By Paul Homewood
I submitted two complaints to the BBC last month, but never got the usual automatic acknowledgements, so I contacted the Executive Complaints Unit asking them to check if they had received them. They assured me they were.
But strangely a few days later I received responses to two other complaints from last year, which I had forgotten about. It made me wonder if they have a blacklist with my name on!
Anyway, one of the responses concerned this report in December 2021:
The 2021 Atlantic hurricane season has now officially ended, and it’s been the third most active on record.
Though the last month has seen little tropical storm activity, all the pre-determined names have been exhausted for the second year in a row.
There were 21 named tropical storms, including seven hurricanes, four of which were major hurricanes – where wind speeds were 111mph or greater.
This puts 2021 behind 2020 and 2005 – the first and second most active years.
As my post at the time noted, the 2021 hurricane season did not have the third highest number of hurricanes. Since 1851, there had been 50 other years with as many or more than the seven recorded this year in the Atlantic.
It was true that last year recorded the third highest number of tropical storms, a totally different thing. I therefore called on the BBC to issue a correction to this effect.
But I also pointed out that in recent years we are now able to spot more storms:
It is true that this year has had the third highest count of TROPICAL STORMS, a category which includes weaker storms as well as hurricanes. But this is largely due to changes in observing practices. Nowadays every single storm is monitored by satellite, whereas in the past many crossed the ocean unobserved.
Dr Neil Frank, who was Director of the US National Hurricane Center from 1974 to 1987 goes further, maintaining that many of the storms now named would not have been in his day.
He made two particular complaints about current methods last year:
1) Many named storms are actually winter storms, not tropical storms. He states that the first six tropical storms last year would not have been counted in his time.
2) Nowadays the NHC rushes to name a storm, simply based on wind speeds. His team would have waited until the central pressure dropped to confirm that it really was a tropical storm, and not just a thunderstorm. This often explains why named storms are often so short lasting now.
Indeed, the BBC itself published an article making this very point a few months earlier, written by the same reporter!
These changes in observing practices of course totally undermined the BBC claims of “third most active season”. So, I also asked them to add an explanatory note about this.
In their response, they made their usual attempt to fob me off and not actually answer the issues I had raised:
It is not the BBC making the claim you highlight, the source of that is the National Oceanic and Atmospheric Administration Noaa. Their report on the 2021 Atlantic hurricane season says:
This year was the third most active year on record in terms of named storms, it marks the sixth consecutive above-normal Atlantic hurricane season, and this was the first time on record that two consecutive hurricane seasons exhausted the list of 21 storm names.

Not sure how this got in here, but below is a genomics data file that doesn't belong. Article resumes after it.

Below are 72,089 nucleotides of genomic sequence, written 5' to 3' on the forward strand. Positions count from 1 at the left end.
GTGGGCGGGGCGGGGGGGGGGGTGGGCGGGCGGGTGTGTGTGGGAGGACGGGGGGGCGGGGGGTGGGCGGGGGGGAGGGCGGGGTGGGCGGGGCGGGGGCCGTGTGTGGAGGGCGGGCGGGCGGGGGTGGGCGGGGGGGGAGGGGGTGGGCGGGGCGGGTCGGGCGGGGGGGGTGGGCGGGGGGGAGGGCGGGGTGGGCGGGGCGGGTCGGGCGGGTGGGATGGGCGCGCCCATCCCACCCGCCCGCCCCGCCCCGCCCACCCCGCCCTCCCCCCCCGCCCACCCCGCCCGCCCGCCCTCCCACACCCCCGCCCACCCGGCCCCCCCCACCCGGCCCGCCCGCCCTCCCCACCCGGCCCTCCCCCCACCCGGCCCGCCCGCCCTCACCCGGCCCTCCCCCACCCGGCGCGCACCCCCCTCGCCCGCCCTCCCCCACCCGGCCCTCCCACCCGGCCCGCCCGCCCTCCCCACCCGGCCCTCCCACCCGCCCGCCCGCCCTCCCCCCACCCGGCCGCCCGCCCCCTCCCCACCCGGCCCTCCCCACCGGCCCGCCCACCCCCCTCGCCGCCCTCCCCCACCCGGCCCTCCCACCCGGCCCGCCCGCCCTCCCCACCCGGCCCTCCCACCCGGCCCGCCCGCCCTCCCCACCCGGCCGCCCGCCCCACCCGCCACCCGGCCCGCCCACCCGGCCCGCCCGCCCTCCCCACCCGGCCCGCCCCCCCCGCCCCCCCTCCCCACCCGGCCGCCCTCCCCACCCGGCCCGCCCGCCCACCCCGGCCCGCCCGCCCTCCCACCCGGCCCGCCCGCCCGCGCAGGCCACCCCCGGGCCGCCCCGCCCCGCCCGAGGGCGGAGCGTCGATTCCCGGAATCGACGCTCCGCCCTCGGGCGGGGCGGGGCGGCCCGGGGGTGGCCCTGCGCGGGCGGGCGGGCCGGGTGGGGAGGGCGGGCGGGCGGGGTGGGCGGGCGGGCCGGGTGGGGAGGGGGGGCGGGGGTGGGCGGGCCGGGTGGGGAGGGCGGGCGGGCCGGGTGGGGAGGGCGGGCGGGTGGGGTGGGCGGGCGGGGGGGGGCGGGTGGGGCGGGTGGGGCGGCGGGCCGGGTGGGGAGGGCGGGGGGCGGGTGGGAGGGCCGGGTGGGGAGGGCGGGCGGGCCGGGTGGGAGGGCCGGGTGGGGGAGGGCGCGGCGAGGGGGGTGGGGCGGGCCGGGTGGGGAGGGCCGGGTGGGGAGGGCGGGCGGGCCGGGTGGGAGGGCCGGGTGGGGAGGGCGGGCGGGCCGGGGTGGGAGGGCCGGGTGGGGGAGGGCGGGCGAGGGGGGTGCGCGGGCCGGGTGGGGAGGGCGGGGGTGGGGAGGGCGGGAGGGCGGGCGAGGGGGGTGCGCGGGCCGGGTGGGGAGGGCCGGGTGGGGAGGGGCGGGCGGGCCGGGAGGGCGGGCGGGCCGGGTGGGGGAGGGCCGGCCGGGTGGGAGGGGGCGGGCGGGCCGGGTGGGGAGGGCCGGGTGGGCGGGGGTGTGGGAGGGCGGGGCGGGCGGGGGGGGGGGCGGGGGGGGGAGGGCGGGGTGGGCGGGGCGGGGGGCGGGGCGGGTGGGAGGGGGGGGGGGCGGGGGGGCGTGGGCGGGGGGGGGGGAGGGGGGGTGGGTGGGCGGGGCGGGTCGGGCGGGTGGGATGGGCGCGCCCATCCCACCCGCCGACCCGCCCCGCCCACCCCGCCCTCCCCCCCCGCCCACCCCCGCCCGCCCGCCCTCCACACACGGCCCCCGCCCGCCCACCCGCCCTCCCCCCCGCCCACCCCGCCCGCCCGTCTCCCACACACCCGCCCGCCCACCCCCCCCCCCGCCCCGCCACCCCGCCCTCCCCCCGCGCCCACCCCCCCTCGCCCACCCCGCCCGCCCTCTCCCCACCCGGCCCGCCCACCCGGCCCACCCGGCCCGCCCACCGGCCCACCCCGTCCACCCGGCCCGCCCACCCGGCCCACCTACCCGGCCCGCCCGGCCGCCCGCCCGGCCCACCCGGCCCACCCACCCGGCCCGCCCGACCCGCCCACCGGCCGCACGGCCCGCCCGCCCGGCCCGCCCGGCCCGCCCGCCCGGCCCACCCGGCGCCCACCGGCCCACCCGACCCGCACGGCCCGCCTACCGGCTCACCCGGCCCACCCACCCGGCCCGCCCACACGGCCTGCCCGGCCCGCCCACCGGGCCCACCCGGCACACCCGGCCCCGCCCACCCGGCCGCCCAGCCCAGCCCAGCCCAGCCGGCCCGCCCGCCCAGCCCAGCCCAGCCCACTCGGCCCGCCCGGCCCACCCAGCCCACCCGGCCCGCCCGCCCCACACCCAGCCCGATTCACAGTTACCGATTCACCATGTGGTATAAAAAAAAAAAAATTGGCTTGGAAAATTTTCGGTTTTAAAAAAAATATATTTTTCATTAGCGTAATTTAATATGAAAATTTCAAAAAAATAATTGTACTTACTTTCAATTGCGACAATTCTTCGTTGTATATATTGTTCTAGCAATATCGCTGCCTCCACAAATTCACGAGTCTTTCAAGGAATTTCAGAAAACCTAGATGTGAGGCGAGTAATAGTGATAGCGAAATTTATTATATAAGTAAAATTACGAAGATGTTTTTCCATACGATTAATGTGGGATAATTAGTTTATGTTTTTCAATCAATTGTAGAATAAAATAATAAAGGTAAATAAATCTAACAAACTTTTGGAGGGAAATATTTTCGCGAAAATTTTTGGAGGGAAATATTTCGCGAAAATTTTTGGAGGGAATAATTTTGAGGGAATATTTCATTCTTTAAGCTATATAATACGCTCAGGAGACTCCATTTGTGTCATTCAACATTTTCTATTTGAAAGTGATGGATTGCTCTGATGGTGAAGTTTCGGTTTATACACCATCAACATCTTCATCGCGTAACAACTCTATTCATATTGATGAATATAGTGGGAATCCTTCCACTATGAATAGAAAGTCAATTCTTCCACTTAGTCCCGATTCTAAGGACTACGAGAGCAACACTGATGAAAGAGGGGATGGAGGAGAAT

The Editorial Guidelines recognise the BBC can report the views of credible and named individuals and organisations so long as such views are appropriately attributed. In the case of this article, readers would have understood it presented the informed views of the Noaa.
Regarding your second concern that the article you have raised concerns about not including some information included in your email and taken from an earlier item by the same journalist, I considered whether the omission of this information undermined the article and in my view it does not.
It’s not possible for every individual article on a topic to include every element of a story that some readers may like included. It is the job of the BBC news editors to decide on the content of individual articles.
However, the article did include information about any impact of climate change, which you have raised in your email. It says:
What role does climate change have in tropical storms?
While scientists expect climate change to make huge storms worse, the latest report by the International Panel on Climate Change (IPCC) suggested with “medium confidence” that the global frequency of tropical cyclone formation will decrease or remain unchanged with increasing global warming.
With warmer oceans you get more fuel for a tropical storm or hurricane to develop and, according to the IPCC, “it’s likely that the frequency of rapid intensification in tropical cyclones has increased globally over the last 40 years”.
The report goes on to conclude with “high confidence” that the proportion of intense tropical cyclones will increase on the global scale with increasing warming.
In other words, the tropical cyclones that form are likely to become more intense which, if they hit land, will bring more impacts.
Naturally I have resubmitted my complaint, which will trigger Stage 2 of the complaints process. Keeping it simple, I have said:
Your headline claims 2021 hurricane season was third most active.
As I have already pointed out, there have been 50 other years with as many or more hurricanes. The third most active claim refers to Tropical Storms, not Hurricanes, so this needs to be corrected.
As I also pointed out, many more tropical storms are observed these days thanks to satellites. In the past they still occurred but were not spotted. The BBC itself has acknowledged this fact in an earlier article by the same reporter.
It is therefore grossly misleading to claim “3rd most active” without explaining that many storms in the past were not recorded
via NOT A LOT OF PEOPLE KNOW THAT
November 25, 2022
You must be logged in to post a comment.